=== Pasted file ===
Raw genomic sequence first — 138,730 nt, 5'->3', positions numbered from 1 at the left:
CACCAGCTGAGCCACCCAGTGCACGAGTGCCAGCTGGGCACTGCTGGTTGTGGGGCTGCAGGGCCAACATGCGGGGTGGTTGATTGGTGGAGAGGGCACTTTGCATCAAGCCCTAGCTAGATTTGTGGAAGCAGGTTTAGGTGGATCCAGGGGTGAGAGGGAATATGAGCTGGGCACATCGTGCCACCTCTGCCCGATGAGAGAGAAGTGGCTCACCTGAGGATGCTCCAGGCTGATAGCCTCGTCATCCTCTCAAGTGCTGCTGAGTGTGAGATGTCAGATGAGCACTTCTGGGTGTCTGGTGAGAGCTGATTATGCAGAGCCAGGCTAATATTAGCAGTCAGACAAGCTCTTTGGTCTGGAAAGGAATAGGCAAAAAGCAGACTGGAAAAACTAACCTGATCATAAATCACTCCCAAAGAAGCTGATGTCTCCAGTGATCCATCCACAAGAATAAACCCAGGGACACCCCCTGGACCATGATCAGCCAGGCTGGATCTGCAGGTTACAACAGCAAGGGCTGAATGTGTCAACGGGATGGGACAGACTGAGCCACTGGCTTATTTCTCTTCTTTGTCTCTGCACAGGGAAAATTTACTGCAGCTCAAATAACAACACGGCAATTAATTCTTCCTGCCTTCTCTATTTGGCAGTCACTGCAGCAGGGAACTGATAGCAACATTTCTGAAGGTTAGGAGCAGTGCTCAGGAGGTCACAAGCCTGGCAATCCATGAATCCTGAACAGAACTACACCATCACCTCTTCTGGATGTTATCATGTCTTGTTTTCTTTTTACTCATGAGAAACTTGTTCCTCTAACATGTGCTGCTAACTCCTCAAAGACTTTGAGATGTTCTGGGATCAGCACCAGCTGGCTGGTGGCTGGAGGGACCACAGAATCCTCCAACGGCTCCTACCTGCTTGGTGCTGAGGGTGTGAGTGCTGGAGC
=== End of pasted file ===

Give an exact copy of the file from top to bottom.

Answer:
Raw genomic sequence first — 138,730 nt, 5'->3', positions numbered from 1 at the left:
CACCAGCTGAGCCACCCAGTGCACGAGTGCCAGCTGGGCACTGCTGGTTGTGGGGCTGCAGGGCCAACATGCGGGGTGGTTGATTGGTGGAGAGGGCACTTTGCATCAAGCCCTAGCTAGATTTGTGGAAGCAGGTTTAGGTGGATCCAGGGGTGAGAGGGAATATGAGCTGGGCACATCGTGCCACCTCTGCCCGATGAGAGAGAAGTGGCTCACCTGAGGATGCTCCAGGCTGATAGCCTCGTCATCCTCTCAAGTGCTGCTGAGTGTGAGATGTCAGATGAGCACTTCTGGGTGTCTGGTGAGAGCTGATTATGCAGAGCCAGGCTAATATTAGCAGTCAGACAAGCTCTTTGGTCTGGAAAGGAATAGGCAAAAAGCAGACTGGAAAAACTAACCTGATCATAAATCACTCCCAAAGAAGCTGATGTCTCCAGTGATCCATCCACAAGAATAAACCCAGGGACACCCCCTGGACCATGATCAGCCAGGCTGGATCTGCAGGTTACAACAGCAAGGGCTGAATGTGTCAACGGGATGGGACAGACTGAGCCACTGGCTTATTTCTCTTCTTTGTCTCTGCACAGGGAAAATTTACTGCAGCTCAAATAACAACACGGCAATTAATTCTTCCTGCCTTCTCTATTTGGCAGTCACTGCAGCAGGGAACTGATAGCAACATTTCTGAAGGTTAGGAGCAGTGCTCAGGAGGTCACAAGCCTGGCAATCCATGAATCCTGAACAGAACTACACCATCACCTCTTCTGGATGTTATCATGTCTTGTTTTCTTTTTACTCATGAGAAACTTGTTCCTCTAACATGTGCTGCTAACTCCTCAAAGACTTTGAGATGTTCTGGGATCAGCACCAGCTGGCTGGTGGCTGGAGGGACCACAGAATCCTCCAACGGCTCCTACCTGCTTGGTGCTGAGGGTGTGAGTGCTGGAGC